Stage directions from Act I, Scene vi of How to Succeed:
HEDY LARUE is standing stage center. She is a dish. A beautiful dish. She is dressed somewhat like a Latin Quarter showgirl who has struck it rich. Not very loud, not very bad taste, but just too much of everything. She stands perfectly poised in a statuesque pose. MEN begin to enter as though drawn by some invisible cloud of perfume.
A brilliant description of the musical’s bombshell comic character, “Latin Quarter showgirl” is a particularly evocative image–especially with a bit of historical context.
Lou Walters (yes, that’s Barbara Walter’s father) opened the Times Square location of his soon-to-be famous nightclub in 1942. According to USA Today’s history of the nightclub:
“It was located in a historic wedge-shaped building at 1580 Broadway, best known for its big neon signs. Throughout the 1940s and 1950s, the Latin Quarter Nightclub was known for its festive floor show that featured chorus girls and can-can dancers, and headliners that included Frank Sinatra, Frankie Laine and the Andrews Sisters. It rivaled the Copacabana, which had opened two years earlier, in attracting the rich and the famous of post-World War II New York.”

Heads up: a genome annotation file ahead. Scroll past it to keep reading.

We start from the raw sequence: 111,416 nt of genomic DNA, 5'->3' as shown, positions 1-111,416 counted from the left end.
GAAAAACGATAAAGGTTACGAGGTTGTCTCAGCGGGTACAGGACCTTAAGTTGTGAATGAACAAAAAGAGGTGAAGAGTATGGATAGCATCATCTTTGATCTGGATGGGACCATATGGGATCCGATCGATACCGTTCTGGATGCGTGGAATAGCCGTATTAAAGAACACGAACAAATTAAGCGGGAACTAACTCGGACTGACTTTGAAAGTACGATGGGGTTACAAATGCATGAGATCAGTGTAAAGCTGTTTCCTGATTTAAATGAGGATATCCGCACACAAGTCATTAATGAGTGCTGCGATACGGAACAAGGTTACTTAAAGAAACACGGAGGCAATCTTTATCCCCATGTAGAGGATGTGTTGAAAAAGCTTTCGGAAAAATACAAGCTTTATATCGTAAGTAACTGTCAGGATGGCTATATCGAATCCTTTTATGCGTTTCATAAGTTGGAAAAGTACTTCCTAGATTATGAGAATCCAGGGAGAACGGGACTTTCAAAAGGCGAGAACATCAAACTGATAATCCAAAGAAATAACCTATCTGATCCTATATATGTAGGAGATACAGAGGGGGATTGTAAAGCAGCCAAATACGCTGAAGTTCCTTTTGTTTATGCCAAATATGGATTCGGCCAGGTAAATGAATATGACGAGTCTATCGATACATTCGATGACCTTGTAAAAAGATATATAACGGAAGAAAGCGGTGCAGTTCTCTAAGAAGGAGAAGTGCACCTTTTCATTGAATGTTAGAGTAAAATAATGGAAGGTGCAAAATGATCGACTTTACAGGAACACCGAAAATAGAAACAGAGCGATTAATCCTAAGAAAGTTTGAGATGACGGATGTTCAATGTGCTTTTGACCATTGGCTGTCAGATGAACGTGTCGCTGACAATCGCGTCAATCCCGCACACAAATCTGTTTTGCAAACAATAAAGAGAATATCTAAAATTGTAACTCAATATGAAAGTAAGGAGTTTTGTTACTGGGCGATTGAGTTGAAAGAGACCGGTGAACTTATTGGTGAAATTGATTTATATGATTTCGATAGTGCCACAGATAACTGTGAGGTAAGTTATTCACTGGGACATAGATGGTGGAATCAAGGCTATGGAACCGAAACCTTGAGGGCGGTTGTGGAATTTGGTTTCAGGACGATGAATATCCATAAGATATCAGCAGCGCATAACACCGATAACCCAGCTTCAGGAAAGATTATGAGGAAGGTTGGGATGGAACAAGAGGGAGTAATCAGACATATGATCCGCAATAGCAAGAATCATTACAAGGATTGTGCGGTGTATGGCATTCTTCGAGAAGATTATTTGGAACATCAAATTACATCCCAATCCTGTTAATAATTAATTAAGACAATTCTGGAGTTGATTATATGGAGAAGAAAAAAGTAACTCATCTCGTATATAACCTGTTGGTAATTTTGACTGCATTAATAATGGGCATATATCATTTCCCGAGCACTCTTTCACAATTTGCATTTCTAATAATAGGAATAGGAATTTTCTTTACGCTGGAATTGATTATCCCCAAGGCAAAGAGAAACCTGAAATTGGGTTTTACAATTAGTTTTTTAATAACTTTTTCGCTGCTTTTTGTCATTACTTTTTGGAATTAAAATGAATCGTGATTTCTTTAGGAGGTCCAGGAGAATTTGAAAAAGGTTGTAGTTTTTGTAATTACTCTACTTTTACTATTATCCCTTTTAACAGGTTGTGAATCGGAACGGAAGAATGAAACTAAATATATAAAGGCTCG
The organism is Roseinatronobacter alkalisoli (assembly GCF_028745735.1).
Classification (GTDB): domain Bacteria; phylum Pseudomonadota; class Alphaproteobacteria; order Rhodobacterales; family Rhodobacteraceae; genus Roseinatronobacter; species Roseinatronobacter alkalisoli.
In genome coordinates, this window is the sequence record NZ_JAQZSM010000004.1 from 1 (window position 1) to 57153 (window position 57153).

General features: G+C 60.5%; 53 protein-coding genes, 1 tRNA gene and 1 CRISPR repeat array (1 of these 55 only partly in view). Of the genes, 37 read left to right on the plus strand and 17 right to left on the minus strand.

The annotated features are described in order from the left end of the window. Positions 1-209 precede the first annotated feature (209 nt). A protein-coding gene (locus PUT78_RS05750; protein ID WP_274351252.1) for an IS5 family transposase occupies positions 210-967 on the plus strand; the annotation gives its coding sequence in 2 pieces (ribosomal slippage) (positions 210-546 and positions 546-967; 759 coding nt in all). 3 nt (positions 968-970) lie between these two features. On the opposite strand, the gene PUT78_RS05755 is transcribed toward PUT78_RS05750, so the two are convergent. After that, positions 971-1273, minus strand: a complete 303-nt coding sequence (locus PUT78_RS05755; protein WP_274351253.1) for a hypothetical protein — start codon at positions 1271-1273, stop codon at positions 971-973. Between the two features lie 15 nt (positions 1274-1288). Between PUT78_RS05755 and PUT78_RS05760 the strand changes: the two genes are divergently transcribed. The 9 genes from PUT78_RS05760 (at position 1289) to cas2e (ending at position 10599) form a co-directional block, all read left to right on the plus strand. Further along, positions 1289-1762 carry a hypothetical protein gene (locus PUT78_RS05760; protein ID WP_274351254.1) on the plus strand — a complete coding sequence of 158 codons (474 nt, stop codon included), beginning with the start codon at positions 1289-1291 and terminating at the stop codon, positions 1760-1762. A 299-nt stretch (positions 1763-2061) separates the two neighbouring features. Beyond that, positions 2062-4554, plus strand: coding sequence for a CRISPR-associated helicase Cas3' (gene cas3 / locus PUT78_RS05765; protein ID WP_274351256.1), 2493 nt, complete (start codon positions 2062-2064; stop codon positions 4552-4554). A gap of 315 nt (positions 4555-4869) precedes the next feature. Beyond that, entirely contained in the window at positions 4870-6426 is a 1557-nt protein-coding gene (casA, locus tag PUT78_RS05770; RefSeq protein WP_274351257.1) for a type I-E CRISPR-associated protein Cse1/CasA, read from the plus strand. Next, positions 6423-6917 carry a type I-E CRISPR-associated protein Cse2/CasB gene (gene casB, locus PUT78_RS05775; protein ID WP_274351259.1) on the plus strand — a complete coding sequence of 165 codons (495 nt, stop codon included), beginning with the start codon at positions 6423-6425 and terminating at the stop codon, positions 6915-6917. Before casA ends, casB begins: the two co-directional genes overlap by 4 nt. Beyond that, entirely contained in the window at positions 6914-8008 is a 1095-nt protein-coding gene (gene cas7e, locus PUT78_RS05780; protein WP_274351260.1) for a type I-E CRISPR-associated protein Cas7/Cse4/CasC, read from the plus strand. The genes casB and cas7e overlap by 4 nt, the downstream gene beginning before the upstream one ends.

The Quarter’s repute waned in the 1950s, when Walters retired and the acts started to rely more heavily on chorus lines and show girls than big-name celebrities. It closed in 1969 after its chorus girls went on strike. It has undergone a series of name and location changes since then, but it was finally reopened as the Latin Quarter Nightclub in 2003.
During its most famous and reputable first decade, Latin Quarter showgirls embodied all that was glamorous and glitzy about New York nightlife. It is worth noting that Hedy LaRue’s character is referred to using two famous and competing New York nightclubs: the Latin Quarter, and later, the Copacabana, where she worked as head cigarette girl.
Many of New York’s most famous nightclubs maintained a degree of exclusivity, with cover charges and strict dress codes to ensure a high quality of clientele. The following gallery provides a glimpse into the nightlife of New York City, including the Latin Quarter and Copa, the very places where the executives at World Wide Wickets may have enjoyed themselves after a long day at the office: